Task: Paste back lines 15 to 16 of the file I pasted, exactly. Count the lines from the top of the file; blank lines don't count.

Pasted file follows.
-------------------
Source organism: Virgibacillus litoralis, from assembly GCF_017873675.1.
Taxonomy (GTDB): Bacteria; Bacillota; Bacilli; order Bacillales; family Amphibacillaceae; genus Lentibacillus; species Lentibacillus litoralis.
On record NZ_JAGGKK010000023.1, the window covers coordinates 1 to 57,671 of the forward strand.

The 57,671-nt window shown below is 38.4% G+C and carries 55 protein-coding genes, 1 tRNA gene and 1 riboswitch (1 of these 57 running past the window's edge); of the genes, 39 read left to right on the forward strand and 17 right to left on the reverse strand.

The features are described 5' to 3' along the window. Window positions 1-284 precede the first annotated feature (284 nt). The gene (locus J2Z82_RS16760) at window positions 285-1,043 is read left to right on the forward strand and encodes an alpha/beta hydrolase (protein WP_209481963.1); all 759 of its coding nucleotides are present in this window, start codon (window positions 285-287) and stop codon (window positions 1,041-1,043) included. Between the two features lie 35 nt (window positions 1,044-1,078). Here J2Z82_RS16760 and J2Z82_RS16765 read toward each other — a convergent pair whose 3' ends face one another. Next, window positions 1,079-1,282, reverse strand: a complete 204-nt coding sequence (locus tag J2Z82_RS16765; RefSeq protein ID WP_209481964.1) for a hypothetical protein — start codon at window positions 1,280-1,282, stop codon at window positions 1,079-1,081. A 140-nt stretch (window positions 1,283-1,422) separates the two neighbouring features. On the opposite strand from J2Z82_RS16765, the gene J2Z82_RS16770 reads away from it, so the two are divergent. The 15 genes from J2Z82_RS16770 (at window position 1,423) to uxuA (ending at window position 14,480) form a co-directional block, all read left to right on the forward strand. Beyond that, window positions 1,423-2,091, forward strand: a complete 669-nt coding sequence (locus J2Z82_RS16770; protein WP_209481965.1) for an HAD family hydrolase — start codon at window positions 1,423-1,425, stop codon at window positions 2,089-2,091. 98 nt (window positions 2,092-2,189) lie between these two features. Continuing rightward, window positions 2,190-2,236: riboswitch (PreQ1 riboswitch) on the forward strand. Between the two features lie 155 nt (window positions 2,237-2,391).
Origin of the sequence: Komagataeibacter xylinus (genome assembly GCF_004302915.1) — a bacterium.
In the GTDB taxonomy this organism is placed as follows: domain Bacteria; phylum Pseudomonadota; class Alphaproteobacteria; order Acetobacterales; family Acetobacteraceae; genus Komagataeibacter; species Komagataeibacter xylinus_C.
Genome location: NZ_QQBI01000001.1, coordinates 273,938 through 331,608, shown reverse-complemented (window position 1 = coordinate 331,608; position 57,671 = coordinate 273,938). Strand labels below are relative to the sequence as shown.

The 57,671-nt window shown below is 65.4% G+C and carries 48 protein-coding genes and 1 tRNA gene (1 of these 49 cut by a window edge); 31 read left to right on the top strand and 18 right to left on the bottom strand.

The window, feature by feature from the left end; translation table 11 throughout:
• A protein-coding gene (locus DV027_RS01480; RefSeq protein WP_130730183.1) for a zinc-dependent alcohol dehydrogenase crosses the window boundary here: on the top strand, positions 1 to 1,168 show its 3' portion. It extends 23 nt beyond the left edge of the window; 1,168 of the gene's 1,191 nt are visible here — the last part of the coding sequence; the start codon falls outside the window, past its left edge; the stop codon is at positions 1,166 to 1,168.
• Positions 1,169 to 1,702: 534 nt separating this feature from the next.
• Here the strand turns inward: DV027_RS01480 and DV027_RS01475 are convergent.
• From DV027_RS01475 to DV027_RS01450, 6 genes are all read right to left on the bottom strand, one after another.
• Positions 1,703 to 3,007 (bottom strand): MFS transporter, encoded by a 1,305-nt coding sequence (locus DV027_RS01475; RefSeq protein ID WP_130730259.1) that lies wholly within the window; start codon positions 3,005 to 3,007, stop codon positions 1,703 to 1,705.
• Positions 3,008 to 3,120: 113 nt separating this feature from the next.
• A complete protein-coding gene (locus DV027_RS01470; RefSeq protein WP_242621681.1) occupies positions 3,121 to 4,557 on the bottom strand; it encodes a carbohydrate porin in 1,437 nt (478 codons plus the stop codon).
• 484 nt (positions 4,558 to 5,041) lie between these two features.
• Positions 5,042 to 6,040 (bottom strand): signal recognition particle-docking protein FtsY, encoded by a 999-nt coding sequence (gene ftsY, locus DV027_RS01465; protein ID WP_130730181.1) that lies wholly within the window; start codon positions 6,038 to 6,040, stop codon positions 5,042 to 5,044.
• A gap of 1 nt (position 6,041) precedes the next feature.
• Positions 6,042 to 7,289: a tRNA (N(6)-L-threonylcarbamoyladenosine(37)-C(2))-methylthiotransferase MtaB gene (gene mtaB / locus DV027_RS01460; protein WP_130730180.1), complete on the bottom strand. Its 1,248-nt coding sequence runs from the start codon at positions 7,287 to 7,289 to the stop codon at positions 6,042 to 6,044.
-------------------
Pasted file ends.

• Positions 1,703 to 3,007 (bottom strand): MFS transporter, encoded by a 1,305-nt coding sequence (locus DV027_RS01475; RefSeq protein ID WP_130730259.1) that lies wholly within the window; start codon positions 3,005 to 3,007, stop codon positions 1,703 to 1,705.
• Positions 3,008 to 3,120: 113 nt separating this feature from the next.